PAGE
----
What Is Law?

Law is a system of rules created by the state which forms a framework to ensure a peaceful society. These rules are enforced by mechanisms created by the state and sanctions can be imposed when they are broken. The law shapes politics, economics, history and culture in many ways and governs human interactions. Those who study the law are called lawyers or jurists.

There are two kinds of law: public and private. Public law, also known as criminal law, deals with crimes and violations of public order. The law determines how these violations are to be punished and what compensation is due victims. Private law, on the other hand, settles disputes between people. For example, if you back your car into somebody’s fence, that would violate private law and the person could sue you for damages.

The earliest legal systems were based on religious precepts. For example, Jewish halakha and Islamic Sharia remain as legal guides for many religious communities. These precepts are interpreted and elaborated on through Qiyas (reasoning by analogy), Ijma (consensus) and precedent to make them useful as guides for judges and governments. However, the majority of legal systems in the world are derived from legislative statutes and executive regulations.

While laws vary from country to country, they all have the same basic functions. They create a common language, protect the rights and safety of citizens, regulate industries, provide utilities and social services, and serve as a mediator between those who have differing interests. In addition, laws define the political landscape and establish which groups have the right to make and enforce the law.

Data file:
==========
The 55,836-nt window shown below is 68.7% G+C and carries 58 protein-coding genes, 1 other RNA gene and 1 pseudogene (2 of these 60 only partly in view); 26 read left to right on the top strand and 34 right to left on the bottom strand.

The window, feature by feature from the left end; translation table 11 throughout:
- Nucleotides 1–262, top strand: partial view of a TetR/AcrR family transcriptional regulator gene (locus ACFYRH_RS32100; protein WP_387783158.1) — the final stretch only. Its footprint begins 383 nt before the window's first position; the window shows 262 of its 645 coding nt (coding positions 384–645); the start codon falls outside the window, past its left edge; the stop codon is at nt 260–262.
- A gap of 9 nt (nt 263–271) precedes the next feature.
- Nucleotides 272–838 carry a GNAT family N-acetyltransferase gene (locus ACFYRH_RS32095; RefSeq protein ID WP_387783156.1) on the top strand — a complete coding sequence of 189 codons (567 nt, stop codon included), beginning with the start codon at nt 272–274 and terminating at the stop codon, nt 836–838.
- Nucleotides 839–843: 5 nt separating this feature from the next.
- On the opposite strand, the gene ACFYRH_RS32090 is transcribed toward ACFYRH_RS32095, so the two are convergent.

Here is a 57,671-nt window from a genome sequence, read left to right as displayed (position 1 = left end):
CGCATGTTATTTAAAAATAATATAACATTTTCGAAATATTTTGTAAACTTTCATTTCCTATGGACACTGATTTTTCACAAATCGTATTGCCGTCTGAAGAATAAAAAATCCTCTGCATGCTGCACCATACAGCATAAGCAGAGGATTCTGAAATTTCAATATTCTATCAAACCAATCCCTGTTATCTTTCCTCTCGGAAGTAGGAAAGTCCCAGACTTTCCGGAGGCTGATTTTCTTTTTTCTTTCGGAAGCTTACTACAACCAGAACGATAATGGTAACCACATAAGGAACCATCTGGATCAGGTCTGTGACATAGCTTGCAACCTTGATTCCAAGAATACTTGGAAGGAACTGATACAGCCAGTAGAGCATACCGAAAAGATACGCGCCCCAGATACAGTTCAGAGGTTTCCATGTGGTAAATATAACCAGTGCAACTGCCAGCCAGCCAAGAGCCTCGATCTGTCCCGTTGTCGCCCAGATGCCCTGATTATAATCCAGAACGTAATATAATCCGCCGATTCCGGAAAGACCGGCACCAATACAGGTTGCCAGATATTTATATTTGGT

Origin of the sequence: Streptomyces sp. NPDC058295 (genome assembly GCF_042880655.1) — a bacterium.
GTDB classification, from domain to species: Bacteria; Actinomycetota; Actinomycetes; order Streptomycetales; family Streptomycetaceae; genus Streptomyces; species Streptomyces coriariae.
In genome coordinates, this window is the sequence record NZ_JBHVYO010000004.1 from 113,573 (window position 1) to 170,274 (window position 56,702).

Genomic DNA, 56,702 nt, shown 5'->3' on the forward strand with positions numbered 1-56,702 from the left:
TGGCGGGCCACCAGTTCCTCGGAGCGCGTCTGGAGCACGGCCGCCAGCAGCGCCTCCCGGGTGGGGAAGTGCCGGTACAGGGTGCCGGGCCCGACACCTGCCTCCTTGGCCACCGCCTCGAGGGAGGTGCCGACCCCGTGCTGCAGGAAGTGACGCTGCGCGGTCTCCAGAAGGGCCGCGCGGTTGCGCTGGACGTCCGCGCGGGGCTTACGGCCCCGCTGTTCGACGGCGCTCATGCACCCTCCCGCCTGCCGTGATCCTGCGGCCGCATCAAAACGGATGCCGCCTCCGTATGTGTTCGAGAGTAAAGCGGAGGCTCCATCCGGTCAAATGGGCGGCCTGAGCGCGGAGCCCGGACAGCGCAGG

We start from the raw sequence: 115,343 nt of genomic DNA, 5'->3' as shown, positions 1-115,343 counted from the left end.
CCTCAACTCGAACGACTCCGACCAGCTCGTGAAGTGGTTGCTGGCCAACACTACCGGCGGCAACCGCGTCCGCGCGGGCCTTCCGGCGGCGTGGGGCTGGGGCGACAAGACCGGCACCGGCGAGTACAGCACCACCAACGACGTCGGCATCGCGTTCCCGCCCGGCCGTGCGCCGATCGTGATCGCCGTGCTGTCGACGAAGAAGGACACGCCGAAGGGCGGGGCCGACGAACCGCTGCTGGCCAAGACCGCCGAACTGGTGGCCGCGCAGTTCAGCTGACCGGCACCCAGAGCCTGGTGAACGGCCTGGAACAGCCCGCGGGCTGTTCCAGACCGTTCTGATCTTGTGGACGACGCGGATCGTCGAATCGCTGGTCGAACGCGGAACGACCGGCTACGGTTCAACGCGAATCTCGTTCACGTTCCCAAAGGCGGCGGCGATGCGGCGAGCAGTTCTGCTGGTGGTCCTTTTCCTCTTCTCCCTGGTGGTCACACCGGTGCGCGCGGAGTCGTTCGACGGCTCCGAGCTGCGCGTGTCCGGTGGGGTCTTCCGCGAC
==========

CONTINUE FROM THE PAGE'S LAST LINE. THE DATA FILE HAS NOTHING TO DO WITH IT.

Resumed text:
Law can be a complex subject and there are many different views about what it is and how it should work. While the definition of law varies, the general idea is that it is a set of rules created by a controlling authority and enforced by mechanisms provided by that controlling body. In this way, the law defines a society and imposes its values upon it.

There are a wide variety of subfields within the law, covering all aspects of the human experience from a legal perspective. Some examples are criminal law, which defines crime and sets punishments, family law, which covers marriage and divorce proceedings, and administrative law, which lays down the procedures to be followed by government departments and agencies. The practice of law is regulated by both government and independent governing bodies and requires the completion of a legal education. Lawyers must achieve distinct professional identity by following specified legal procedures and possess a particular academic qualification, such as a Bachelor of Laws or a Juris Doctor degree. In some countries, a Master of Laws or a Master of Legal Studies may also be required in order to practise as a lawyer. In most countries, lawyers are also required to have completed a professional training course. This is known as becoming a member of the bar. It is illegal in many countries to operate without being a member of the bar.